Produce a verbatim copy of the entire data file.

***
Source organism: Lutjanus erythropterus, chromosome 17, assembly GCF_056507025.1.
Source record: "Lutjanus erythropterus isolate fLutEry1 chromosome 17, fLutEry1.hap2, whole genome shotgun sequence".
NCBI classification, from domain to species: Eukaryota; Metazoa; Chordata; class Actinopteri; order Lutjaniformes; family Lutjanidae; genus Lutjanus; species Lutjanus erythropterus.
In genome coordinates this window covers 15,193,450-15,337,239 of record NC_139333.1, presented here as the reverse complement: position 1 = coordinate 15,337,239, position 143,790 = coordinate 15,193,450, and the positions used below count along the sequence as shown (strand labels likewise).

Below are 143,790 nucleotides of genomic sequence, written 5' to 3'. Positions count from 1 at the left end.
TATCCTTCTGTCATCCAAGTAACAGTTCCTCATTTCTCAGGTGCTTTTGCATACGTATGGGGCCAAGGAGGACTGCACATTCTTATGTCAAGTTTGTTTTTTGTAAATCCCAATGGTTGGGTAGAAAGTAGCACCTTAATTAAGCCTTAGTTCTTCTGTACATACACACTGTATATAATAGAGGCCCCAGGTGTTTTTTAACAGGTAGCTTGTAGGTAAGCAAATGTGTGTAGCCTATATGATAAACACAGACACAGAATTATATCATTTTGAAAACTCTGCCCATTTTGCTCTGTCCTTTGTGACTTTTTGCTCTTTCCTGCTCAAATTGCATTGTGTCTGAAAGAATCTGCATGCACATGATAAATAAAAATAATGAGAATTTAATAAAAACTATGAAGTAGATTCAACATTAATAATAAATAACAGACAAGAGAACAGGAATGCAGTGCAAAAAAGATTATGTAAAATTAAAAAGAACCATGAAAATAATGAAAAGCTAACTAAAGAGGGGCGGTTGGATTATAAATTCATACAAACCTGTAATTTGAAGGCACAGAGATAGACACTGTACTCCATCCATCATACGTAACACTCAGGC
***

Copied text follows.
Source organism: Lutjanus erythropterus, chromosome 17, assembly GCF_056507025.1.
Source record: "Lutjanus erythropterus isolate fLutEry1 chromosome 17, fLutEry1.hap2, whole genome shotgun sequence".
NCBI classification, from domain to species: Eukaryota; Metazoa; Chordata; class Actinopteri; order Lutjaniformes; family Lutjanidae; genus Lutjanus; species Lutjanus erythropterus.
In genome coordinates this window covers 15,193,450-15,337,239 of record NC_139333.1, presented here as the reverse complement: position 1 = coordinate 15,337,239, position 143,790 = coordinate 15,193,450, and the positions used below count along the sequence as shown (strand labels likewise).

Below are 143,790 nucleotides of genomic sequence, written 5' to 3'. Positions count from 1 at the left end.
TATCCTTCTGTCATCCAAGTAACAGTTCCTCATTTCTCAGGTGCTTTTGCATACGTATGGGGCCAAGGAGGACTGCACATTCTTATGTCAAGTTTGTTTTTTGTAAATCCCAATGGTTGGGTAGAAAGTAGCACCTTAATTAAGCCTTAGTTCTTCTGTACATACACACTGTATATAATAGAGGCCCCAGGTGTTTTTTAACAGGTAGCTTGTAGGTAAGCAAATGTGTGTAGCCTATATGATAAACACAGACACAGAATTATATCATTTTGAAAACTCTGCCCATTTTGCTCTGTCCTTTGTGACTTTTTGCTCTTTCCTGCTCAAATTGCATTGTGTCTGAAAGAATCTGCATGCACATGATAAATAAAAATAATGAGAATTTAATAAAAACTATGAAGTAGATTCAACATTAATAATAAATAACAGACAAGAGAACAGGAATGCAGTGCAAAAAAGATTATGTAAAATTAAAAAGAACCATGAAAATAATGAAAAGCTAACTAAAGAGGGGCGGTTGGATTATAAATTCATACAAACCTGTAATTTGAAGGCACAGAGATAGACACTGTACTCCATCCATCATACGTAACACTCAGGC